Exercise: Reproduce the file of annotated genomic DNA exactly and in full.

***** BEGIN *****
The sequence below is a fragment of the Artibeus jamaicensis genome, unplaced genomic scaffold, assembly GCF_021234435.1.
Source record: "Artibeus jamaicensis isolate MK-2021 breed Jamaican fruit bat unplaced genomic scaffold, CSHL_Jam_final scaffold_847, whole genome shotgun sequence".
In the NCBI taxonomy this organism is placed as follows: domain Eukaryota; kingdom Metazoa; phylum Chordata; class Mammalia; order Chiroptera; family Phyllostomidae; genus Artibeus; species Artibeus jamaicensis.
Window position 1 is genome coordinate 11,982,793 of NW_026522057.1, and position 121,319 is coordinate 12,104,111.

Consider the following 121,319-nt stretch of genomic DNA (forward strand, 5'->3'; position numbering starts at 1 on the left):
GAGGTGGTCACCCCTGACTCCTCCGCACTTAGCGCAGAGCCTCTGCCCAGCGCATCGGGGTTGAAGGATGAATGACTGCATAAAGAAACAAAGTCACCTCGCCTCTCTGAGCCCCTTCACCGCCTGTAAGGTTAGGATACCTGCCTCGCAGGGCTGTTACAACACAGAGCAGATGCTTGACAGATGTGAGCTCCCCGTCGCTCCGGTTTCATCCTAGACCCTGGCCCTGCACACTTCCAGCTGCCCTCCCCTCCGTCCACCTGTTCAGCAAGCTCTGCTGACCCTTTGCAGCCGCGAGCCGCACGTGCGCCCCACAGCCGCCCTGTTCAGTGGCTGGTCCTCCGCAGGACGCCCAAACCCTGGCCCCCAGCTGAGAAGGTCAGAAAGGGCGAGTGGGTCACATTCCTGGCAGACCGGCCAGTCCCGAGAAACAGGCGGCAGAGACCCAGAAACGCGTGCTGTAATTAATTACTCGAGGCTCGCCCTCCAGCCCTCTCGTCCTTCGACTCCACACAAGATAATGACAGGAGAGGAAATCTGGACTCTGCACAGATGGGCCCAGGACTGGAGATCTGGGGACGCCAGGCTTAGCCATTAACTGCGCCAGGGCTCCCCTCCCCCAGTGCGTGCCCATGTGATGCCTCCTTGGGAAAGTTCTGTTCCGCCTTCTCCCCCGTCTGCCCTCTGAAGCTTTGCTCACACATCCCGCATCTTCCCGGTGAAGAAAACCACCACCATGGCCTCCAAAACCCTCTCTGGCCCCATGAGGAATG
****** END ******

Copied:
The sequence below is a fragment of the Artibeus jamaicensis genome, unplaced genomic scaffold, assembly GCF_021234435.1.
Source record: "Artibeus jamaicensis isolate MK-2021 breed Jamaican fruit bat unplaced genomic scaffold, CSHL_Jam_final scaffold_847, whole genome shotgun sequence".
In the NCBI taxonomy this organism is placed as follows: domain Eukaryota; kingdom Metazoa; phylum Chordata; class Mammalia; order Chiroptera; family Phyllostomidae; genus Artibeus; species Artibeus jamaicensis.
Window position 1 is genome coordinate 11,982,793 of NW_026522057.1, and position 121,319 is coordinate 12,104,111.

Consider the following 121,319-nt stretch of genomic DNA (forward strand, 5'->3'; position numbering starts at 1 on the left):
GAGGTGGTCACCCCTGACTCCTCCGCACTTAGCGCAGAGCCTCTGCCCAGCGCATCGGGGTTGAAGGATGAATGACTGCATAAAGAAACAAAGTCACCTCGCCTCTCTGAGCCCCTTCACCGCCTGTAAGGTTAGGATACCTGCCTCGCAGGGCTGTTACAACACAGAGCAGATGCTTGACAGATGTGAGCTCCCCGTCGCTCCGGTTTCATCCTAGACCCTGGCCCTGCACACTTCCAGCTGCCCTCCCCTCCGTCCACCTGTTCAGCAAGCTCTGCTGACCCTTTGCAGCCGCGAGCCGCACGTGCGCCCCACAGCCGCCCTGTTCAGTGGCTGGTCCTCCGCAGGACGCCCAAACCCTGGCCCCCAGCTGAGAAGGTCAGAAAGGGCGAGTGGGTCACATTCCTGGCAGACCGGCCAGTCCCGAGAAACAGGCGGCAGAGACCCAGAAACGCGTGCTGTAATTAATTACTCGAGGCTCGCCCTCCAGCCCTCTCGTCCTTCGACTCCACACAAGATAATGACAGGAGAGGAAATCTGGACTCTGCACAGATGGGCCCAGGACTGGAGATCTGGGGACGCCAGGCTTAGCCATTAACTGCGCCAGGGCTCCCCTCCCCCAGTGCGTGCCCATGTGATGCCTCCTTGGGAAAGTTCTGTTCCGCCTTCTCCCCCGTCTGCCCTCTGAAGCTTTGCTCACACATCCCGCATCTTCCCGGTGAAGAAAACCACCACCATGGCCTCCAAAACCCTCTCTGGCCCCATGAGGAATG